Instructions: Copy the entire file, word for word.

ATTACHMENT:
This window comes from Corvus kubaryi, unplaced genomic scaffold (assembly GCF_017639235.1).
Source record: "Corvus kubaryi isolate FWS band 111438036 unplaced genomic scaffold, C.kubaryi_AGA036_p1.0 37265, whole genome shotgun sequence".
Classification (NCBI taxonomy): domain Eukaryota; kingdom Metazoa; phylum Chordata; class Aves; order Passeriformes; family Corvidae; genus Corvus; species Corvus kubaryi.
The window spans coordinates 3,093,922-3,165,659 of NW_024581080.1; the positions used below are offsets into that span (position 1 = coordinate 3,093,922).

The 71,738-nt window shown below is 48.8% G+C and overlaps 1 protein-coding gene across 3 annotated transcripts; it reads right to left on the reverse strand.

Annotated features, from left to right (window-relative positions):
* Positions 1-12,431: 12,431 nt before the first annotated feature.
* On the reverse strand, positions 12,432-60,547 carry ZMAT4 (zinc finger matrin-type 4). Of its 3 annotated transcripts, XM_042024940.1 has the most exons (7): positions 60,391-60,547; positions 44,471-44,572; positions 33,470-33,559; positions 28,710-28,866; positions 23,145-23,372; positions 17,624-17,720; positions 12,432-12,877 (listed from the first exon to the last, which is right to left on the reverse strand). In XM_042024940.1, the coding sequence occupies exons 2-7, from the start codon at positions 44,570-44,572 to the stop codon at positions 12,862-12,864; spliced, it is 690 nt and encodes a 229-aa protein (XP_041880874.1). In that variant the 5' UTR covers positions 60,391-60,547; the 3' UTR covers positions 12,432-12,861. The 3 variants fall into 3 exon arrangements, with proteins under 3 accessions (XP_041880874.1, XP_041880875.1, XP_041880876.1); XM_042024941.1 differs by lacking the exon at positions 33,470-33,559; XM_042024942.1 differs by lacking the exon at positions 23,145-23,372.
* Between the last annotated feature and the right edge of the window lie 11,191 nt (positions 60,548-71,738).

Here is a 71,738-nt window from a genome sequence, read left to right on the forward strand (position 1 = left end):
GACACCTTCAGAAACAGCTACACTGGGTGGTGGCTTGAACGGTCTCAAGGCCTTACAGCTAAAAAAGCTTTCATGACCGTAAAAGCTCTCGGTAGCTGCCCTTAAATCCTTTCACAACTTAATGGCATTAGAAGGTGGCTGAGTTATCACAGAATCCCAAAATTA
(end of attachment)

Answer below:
This window comes from Corvus kubaryi, unplaced genomic scaffold (assembly GCF_017639235.1).
Source record: "Corvus kubaryi isolate FWS band 111438036 unplaced genomic scaffold, C.kubaryi_AGA036_p1.0 37265, whole genome shotgun sequence".
Classification (NCBI taxonomy): domain Eukaryota; kingdom Metazoa; phylum Chordata; class Aves; order Passeriformes; family Corvidae; genus Corvus; species Corvus kubaryi.
The window spans coordinates 3,093,922-3,165,659 of NW_024581080.1; the positions used below are offsets into that span (position 1 = coordinate 3,093,922).

The 71,738-nt window shown below is 48.8% G+C and overlaps 1 protein-coding gene across 3 annotated transcripts; it reads right to left on the reverse strand.

Annotated features, from left to right (window-relative positions):
* Positions 1-12,431: 12,431 nt before the first annotated feature.
* On the reverse strand, positions 12,432-60,547 carry ZMAT4 (zinc finger matrin-type 4). Of its 3 annotated transcripts, XM_042024940.1 has the most exons (7): positions 60,391-60,547; positions 44,471-44,572; positions 33,470-33,559; positions 28,710-28,866; positions 23,145-23,372; positions 17,624-17,720; positions 12,432-12,877 (listed from the first exon to the last, which is right to left on the reverse strand). In XM_042024940.1, the coding sequence occupies exons 2-7, from the start codon at positions 44,570-44,572 to the stop codon at positions 12,862-12,864; spliced, it is 690 nt and encodes a 229-aa protein (XP_041880874.1). In that variant the 5' UTR covers positions 60,391-60,547; the 3' UTR covers positions 12,432-12,861. The 3 variants fall into 3 exon arrangements, with proteins under 3 accessions (XP_041880874.1, XP_041880875.1, XP_041880876.1); XM_042024941.1 differs by lacking the exon at positions 33,470-33,559; XM_042024942.1 differs by lacking the exon at positions 23,145-23,372.
* Between the last annotated feature and the right edge of the window lie 11,191 nt (positions 60,548-71,738).

Here is a 71,738-nt window from a genome sequence, read left to right on the forward strand (position 1 = left end):
GACACCTTCAGAAACAGCTACACTGGGTGGTGGCTTGAACGGTCTCAAGGCCTTACAGCTAAAAAAGCTTTCATGACCGTAAAAGCTCTCGGTAGCTGCCCTTAAATCCTTTCACAACTTAATGGCATTAGAAGGTGGCTGAGTTATCACAGAATCCCAAAATTA